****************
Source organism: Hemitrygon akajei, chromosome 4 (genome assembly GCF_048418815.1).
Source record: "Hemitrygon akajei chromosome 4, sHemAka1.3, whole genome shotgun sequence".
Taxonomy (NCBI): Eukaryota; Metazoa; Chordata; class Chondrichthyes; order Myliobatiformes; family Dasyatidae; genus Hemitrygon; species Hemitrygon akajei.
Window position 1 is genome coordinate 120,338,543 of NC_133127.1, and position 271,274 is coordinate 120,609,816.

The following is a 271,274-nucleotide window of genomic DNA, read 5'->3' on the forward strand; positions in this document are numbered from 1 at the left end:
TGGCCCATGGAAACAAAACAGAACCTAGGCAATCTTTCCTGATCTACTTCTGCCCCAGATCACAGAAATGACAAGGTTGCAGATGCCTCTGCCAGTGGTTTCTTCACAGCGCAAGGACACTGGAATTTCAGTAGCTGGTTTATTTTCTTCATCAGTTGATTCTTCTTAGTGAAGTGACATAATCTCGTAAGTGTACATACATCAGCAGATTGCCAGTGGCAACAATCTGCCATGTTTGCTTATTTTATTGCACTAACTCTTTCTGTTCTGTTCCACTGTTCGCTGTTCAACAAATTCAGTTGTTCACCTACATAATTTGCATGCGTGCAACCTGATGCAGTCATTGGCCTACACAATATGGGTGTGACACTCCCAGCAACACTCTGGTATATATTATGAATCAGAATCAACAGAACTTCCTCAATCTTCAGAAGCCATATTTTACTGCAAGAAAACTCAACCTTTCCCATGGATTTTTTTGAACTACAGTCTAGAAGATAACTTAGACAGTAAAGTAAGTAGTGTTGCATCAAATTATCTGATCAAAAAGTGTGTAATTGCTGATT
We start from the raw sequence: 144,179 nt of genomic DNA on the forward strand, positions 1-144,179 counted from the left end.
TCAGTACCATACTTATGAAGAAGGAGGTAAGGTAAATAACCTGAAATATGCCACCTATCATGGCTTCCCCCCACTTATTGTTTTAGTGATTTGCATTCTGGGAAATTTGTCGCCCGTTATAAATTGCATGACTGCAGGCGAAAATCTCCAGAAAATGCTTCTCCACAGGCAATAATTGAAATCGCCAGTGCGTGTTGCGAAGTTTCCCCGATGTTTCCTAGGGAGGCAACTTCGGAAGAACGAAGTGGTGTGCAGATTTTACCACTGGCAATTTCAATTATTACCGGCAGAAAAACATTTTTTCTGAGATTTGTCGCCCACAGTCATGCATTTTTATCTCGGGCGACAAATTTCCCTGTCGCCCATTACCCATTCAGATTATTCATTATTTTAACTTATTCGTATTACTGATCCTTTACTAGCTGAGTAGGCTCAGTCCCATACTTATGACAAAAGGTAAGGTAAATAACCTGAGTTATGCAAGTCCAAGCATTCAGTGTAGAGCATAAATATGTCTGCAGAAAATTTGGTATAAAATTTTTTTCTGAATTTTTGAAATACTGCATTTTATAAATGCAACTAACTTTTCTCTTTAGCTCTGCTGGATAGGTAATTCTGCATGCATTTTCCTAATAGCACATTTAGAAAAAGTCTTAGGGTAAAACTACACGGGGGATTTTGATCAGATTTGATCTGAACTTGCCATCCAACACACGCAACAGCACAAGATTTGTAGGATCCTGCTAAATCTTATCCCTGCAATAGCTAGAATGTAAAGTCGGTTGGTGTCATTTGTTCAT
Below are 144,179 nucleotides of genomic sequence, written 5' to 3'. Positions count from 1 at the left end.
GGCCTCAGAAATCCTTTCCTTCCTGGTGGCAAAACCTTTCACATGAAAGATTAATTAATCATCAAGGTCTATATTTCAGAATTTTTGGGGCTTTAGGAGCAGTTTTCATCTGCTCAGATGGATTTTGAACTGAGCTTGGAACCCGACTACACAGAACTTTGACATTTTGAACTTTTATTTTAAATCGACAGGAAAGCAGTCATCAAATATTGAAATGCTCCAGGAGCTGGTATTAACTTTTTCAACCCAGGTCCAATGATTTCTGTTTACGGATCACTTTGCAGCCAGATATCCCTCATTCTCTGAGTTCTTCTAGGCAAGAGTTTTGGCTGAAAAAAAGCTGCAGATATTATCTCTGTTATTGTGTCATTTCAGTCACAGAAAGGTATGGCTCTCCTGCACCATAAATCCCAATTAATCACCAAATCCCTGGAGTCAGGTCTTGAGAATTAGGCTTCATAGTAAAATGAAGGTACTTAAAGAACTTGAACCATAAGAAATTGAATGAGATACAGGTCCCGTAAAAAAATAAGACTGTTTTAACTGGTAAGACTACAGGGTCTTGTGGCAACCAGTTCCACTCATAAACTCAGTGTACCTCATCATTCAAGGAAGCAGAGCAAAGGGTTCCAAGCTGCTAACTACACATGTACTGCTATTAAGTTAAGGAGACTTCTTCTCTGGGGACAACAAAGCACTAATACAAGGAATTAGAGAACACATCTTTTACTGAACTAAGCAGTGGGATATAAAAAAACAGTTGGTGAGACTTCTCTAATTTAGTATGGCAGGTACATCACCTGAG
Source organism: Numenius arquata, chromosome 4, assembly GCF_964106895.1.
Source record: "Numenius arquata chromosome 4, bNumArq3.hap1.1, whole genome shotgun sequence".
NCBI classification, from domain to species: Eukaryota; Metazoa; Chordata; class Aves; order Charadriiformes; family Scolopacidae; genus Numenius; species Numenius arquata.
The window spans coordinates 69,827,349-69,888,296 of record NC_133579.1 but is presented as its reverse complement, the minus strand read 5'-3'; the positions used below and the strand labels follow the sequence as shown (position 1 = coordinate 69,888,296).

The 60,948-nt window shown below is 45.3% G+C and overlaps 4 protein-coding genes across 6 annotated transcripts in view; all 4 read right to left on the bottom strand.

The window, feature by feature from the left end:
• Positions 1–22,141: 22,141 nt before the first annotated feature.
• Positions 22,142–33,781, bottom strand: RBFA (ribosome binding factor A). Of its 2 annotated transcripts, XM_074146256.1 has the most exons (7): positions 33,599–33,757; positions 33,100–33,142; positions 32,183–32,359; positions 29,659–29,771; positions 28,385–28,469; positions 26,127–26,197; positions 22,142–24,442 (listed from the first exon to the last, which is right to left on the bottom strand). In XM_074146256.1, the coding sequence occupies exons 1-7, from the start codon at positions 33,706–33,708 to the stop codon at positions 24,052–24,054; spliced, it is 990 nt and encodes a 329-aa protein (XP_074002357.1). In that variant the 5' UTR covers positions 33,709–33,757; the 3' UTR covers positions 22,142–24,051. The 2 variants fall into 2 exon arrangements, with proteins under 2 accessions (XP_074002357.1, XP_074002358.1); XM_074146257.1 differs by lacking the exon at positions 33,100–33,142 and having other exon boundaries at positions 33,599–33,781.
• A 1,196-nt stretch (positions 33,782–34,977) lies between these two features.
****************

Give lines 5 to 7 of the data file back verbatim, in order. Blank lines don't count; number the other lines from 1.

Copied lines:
The following is a 271,274-nucleotide window of genomic DNA, read 5'->3' on the forward strand; positions in this document are numbered from 1 at the left end:
TGGCCCATGGAAACAAAACAGAACCTAGGCAATCTTTCCTGATCTACTTCTGCCCCAGATCACAGAAATGACAAGGTTGCAGATGCCTCTGCCAGTGGTTTCTTCACAGCGCAAGGACACTGGAATTTCAGTAGCTGGTTTATTTTCTTCATCAGTTGATTCTTCTTAGTGAAGTGACATAATCTCGTAAGTGTACATACATCAGCAGATTGCCAGTGGCAACAATCTGCCATGTTTGCTTATTTTATTGCACTAACTCTTTCTGTTCTGTTCCACTGTTCGCTGTTCAACAAATTCAGTTGTTCACCTACATAATTTGCATGCGTGCAACCTGATGCAGTCATTGGCCTACACAATATGGGTGTGACACTCCCAGCAACACTCTGGTATATATTATGAATCAGAATCAACAGAACTTCCTCAATCTTCAGAAGCCATATTTTACTGCAAGAAAACTCAACCTTTCCCATGGATTTTTTTGAACTACAGTCTAGAAGATAACTTAGACAGTAAAGTAAGTAGTGTTGCATCAAATTATCTGATCAAAAAGTGTGTAATTGCTGATT
We start from the raw sequence: 144,179 nt of genomic DNA on the forward strand, positions 1-144,179 counted from the left end.